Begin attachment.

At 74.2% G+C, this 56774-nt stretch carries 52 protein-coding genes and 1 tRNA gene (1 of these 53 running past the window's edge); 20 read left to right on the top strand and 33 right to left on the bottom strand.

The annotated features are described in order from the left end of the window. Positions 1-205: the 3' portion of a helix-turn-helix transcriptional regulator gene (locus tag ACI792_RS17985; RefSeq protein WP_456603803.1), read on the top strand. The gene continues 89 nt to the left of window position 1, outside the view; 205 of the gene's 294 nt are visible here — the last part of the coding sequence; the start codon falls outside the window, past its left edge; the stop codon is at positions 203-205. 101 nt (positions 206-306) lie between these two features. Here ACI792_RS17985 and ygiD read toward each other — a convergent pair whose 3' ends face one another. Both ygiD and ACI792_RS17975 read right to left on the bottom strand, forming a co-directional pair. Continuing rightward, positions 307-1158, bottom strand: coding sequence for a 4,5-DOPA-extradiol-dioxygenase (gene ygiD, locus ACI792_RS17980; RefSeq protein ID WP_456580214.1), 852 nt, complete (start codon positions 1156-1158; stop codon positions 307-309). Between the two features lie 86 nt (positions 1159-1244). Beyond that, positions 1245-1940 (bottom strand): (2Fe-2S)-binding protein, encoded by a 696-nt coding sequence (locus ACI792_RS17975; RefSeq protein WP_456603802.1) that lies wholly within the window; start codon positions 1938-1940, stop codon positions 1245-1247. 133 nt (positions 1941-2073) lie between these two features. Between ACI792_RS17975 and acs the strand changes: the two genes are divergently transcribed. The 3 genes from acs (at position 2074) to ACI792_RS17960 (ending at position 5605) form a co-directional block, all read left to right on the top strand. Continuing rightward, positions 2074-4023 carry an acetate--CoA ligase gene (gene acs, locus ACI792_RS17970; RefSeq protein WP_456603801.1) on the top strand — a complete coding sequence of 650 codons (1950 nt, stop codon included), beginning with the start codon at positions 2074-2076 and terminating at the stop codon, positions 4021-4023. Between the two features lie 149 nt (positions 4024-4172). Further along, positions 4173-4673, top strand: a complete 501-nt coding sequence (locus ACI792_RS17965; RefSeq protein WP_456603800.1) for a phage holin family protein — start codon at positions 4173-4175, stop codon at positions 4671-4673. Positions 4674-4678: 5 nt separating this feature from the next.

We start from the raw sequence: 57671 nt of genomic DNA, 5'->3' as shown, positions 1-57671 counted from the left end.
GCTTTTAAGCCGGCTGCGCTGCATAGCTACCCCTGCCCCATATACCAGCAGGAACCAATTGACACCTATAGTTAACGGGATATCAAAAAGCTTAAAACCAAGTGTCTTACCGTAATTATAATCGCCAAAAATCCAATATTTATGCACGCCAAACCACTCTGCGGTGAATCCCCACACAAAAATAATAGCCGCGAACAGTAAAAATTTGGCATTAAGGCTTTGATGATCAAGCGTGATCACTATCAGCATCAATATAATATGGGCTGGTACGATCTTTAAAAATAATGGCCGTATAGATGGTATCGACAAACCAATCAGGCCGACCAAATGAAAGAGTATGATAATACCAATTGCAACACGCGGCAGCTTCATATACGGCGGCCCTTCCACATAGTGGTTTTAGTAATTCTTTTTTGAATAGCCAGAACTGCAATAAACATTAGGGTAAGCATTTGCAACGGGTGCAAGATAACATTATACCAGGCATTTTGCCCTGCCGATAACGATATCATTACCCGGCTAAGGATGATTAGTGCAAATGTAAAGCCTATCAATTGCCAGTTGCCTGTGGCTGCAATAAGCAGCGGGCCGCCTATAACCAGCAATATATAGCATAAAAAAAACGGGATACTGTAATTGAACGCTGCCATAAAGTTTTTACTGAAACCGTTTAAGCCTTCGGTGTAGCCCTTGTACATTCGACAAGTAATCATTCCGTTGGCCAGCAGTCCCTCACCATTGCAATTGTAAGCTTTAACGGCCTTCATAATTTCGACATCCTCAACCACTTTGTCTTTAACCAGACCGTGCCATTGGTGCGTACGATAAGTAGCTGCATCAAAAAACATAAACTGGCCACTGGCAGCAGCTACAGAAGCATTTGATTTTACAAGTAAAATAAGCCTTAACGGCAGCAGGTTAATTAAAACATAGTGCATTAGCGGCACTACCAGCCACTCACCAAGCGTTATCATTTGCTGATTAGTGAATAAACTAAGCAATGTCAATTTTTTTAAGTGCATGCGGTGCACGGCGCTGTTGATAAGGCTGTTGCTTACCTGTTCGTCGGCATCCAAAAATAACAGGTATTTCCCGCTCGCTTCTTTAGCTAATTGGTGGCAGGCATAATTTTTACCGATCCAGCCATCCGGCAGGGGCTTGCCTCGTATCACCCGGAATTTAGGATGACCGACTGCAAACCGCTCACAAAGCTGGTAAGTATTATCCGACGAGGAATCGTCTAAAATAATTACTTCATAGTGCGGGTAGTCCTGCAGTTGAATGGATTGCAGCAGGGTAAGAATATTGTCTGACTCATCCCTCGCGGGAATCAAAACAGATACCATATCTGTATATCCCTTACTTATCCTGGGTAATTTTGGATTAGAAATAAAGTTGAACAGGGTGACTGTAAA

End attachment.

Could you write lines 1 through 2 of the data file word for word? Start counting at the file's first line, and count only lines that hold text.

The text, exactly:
At 74.2% G+C, this 56774-nt stretch carries 52 protein-coding genes and 1 tRNA gene (1 of these 53 running past the window's edge); 20 read left to right on the top strand and 33 right to left on the bottom strand.

The annotated features are described in order from the left end of the window. Positions 1-205: the 3' portion of a helix-turn-helix transcriptional regulator gene (locus tag ACI792_RS17985; RefSeq protein WP_456603803.1), read on the top strand. The gene continues 89 nt to the left of window position 1, outside the view; 205 of the gene's 294 nt are visible here — the last part of the coding sequence; the start codon falls outside the window, past its left edge; the stop codon is at positions 203-205. 101 nt (positions 206-306) lie between these two features. Here ACI792_RS17985 and ygiD read toward each other — a convergent pair whose 3' ends face one another. Both ygiD and ACI792_RS17975 read right to left on the bottom strand, forming a co-directional pair. Continuing rightward, positions 307-1158, bottom strand: coding sequence for a 4,5-DOPA-extradiol-dioxygenase (gene ygiD, locus ACI792_RS17980; RefSeq protein ID WP_456580214.1), 852 nt, complete (start codon positions 1156-1158; stop codon positions 307-309). Between the two features lie 86 nt (positions 1159-1244). Beyond that, positions 1245-1940 (bottom strand): (2Fe-2S)-binding protein, encoded by a 696-nt coding sequence (locus ACI792_RS17975; RefSeq protein WP_456603802.1) that lies wholly within the window; start codon positions 1938-1940, stop codon positions 1245-1247. 133 nt (positions 1941-2073) lie between these two features. Between ACI792_RS17975 and acs the strand changes: the two genes are divergently transcribed. The 3 genes from acs (at position 2074) to ACI792_RS17960 (ending at position 5605) form a co-directional block, all read left to right on the top strand. Continuing rightward, positions 2074-4023 carry an acetate--CoA ligase gene (gene acs, locus ACI792_RS17970; RefSeq protein WP_456603801.1) on the top strand — a complete coding sequence of 650 codons (1950 nt, stop codon included), beginning with the start codon at positions 2074-2076 and terminating at the stop codon, positions 4021-4023. Between the two features lie 149 nt (positions 4024-4172). Further along, positions 4173-4673, top strand: a complete 501-nt coding sequence (locus ACI792_RS17965; RefSeq protein WP_456603800.1) for a phage holin family protein — start codon at positions 4173-4175, stop codon at positions 4671-4673. Positions 4674-4678: 5 nt separating this feature from the next.